Nortel to roll out self-healing wireless networks

Computerworld Singapore –

A self-healing and self-adaptive wireless network infrastructure -- the stuff of network administrators' dreams -- is expected to become a reality in June this year, following pilots of wireless meshed network technology conducted by Nortel Networks and the Massachusetts Institute of Technology.

The wireless meshed network architecture incorporates auto-discovery and self-healing algorithms to simplify deployment and reduce service outages by optimizing radio link communications and minimizing interference. It creates a Community Access Network (CAN), which is a cluster of wireless access points that form a mesh, expanding the WLAN hotspot.

"The administration work increases exponentially when the access points increase from two or three to 200 or 300 access points," said Philip Goldie (left), Product Marketing, Alteron, Asia Pacific, Nortel Networks.

The self-organizing nature of the architecture removes the need for radio frequency engineering or commissioning, enabling installation in any location where power is available, significantly increasing the reach of wireless LAN coverage. Previously, a detailed radio frequency design had to be done in order to be sure that coverage of each access point did not interfere with another.

"The wireless meshed network is a self-healing network," said Goldie. "When a failed access point appears, the network can dynamically raise the strength of surrounding access points to provide coverage for the missing area."

This is achieved by using another radio frequency to communicate between adjacent access points in order to understand the status of adjacent access points as well as route data through the other access points. The self-healing, self-discovery functions allow the system to dynamically re-provision itself.

Furthermore, the architecture also makes the job of identifying illegal or unauthorized access point set up by individuals within an enterprise easier. "The wireless meshed network would be able to automatically detect a rogue access point, whenever they appear," explained Goldie.

As part of Nortel Networks Business Without Boundaries vision, the architecture was designed to provide the appropriate level of network access and security while supporting the unrestricted mobility of end users.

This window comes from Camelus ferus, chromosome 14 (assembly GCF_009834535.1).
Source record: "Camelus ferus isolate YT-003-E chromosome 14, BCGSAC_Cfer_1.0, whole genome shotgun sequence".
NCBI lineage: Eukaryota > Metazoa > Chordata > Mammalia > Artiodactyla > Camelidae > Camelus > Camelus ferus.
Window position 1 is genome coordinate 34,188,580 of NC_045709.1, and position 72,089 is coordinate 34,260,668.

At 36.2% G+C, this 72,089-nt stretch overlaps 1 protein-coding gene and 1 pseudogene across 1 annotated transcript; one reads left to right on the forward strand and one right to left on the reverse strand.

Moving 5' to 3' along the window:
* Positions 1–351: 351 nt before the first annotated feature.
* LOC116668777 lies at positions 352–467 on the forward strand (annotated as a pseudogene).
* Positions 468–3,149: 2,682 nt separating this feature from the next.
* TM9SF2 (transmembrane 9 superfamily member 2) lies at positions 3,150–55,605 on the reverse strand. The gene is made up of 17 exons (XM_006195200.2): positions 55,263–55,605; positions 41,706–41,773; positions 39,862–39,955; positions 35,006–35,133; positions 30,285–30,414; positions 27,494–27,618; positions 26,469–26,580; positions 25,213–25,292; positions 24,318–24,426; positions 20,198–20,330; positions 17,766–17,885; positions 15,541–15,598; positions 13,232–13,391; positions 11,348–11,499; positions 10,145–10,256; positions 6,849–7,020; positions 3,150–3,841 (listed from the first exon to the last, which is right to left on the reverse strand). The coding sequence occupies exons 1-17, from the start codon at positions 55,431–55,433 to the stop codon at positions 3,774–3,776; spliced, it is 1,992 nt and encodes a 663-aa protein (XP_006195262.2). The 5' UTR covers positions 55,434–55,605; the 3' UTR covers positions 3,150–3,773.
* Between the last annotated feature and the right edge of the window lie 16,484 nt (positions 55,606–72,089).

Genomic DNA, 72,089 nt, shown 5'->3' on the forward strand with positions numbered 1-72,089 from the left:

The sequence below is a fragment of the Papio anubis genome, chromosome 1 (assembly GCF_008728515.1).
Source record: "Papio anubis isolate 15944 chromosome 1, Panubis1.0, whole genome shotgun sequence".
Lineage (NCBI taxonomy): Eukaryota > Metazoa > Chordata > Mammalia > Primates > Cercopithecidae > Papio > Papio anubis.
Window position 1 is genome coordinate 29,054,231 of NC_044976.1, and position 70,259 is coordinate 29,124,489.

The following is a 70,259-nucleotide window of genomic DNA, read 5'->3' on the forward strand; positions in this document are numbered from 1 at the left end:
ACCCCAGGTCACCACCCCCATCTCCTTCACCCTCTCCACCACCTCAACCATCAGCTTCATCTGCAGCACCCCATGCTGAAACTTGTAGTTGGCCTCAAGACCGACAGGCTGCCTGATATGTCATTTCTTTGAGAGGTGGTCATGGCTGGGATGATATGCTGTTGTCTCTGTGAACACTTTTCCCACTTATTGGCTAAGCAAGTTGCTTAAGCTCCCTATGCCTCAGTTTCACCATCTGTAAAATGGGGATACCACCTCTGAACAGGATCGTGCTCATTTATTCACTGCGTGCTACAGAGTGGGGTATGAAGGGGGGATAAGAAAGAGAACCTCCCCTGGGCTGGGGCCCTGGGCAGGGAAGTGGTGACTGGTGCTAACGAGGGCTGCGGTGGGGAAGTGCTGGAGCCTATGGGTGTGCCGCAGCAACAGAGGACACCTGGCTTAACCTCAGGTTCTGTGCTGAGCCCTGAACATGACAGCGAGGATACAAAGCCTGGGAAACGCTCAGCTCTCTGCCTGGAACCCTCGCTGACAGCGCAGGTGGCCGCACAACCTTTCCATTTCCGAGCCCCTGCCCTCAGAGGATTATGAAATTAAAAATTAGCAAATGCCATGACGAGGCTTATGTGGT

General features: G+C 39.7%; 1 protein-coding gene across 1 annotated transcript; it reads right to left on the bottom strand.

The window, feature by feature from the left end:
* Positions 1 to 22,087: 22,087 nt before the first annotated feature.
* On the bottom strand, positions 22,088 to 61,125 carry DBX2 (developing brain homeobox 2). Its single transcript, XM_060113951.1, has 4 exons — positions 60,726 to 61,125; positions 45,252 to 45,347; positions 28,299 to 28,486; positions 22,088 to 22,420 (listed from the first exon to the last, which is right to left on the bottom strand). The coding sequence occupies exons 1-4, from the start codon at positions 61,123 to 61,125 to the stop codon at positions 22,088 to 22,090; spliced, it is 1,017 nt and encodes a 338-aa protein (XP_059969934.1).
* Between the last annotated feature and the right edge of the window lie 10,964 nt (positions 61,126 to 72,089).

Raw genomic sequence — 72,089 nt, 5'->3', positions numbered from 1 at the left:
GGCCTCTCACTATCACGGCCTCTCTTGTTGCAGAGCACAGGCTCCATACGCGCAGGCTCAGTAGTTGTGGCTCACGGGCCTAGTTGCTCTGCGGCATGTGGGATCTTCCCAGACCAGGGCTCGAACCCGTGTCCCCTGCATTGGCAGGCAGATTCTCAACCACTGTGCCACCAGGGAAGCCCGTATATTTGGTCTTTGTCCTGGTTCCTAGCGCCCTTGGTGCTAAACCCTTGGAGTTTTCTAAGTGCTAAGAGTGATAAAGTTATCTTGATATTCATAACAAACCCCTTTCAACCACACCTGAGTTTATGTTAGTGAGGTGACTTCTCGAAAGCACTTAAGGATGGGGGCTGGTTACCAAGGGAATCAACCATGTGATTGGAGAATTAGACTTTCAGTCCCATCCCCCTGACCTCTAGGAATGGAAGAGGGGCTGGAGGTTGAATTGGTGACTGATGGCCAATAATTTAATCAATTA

The Wireless Mesh Architecture is especially advantageous for wireless deployments in open areas or where no LAN infrastructure exists, such as warehouse and university campus environments. This solution replaces the wired backhaul or transit link with a wireless link, eliminating the need to install additional LAN cabling and other infrastructure to extend WLAN service beyond the reach of the existing LAN.

"In the usual setup, every wireless access point will need to be connected to a wired network," said Goldie. "For the meshed network, it is possible to just use a single wired feed and have the whole network access supported through the single wire feed with all the access points meshed into a single whole network."

Data can use multi-hop, wireless backhaul in last mile from a wired broadband connection point to route out of the wireless network.

"The architecture solves a fundamental business problem," said Goldie. "It can be used in campus scenario or in mining areas or in the middle of the desert where the environment is not wired up."

Another function of the meshed network is that it provides consistent quality of service. When the strength of the access points are being affected by other appliances such as microwave oven, the network would be able to detect and provide continuous support by bringing up the strength of the access points.

According to Goldie, each access point is AC powered and needs a power outlet presently. However, future development may include embedding solar technologies into the access points in order to form meshed networks not limited by the positioning of power outlets.

The architecture also requires a wireless gateway to advertise reachability within the enterprise for one or more IP subnets assigned to WLAN CAN subscribers and network entities.

The Optivity Network Management System (ONMS) will provide centralized facilities for monitoring and managing the network operations.

The trial projects were started late last year and are expected to be completed soon. According to Goldie, there will be more trials to be set up by educational centers and carriers entering into the market.

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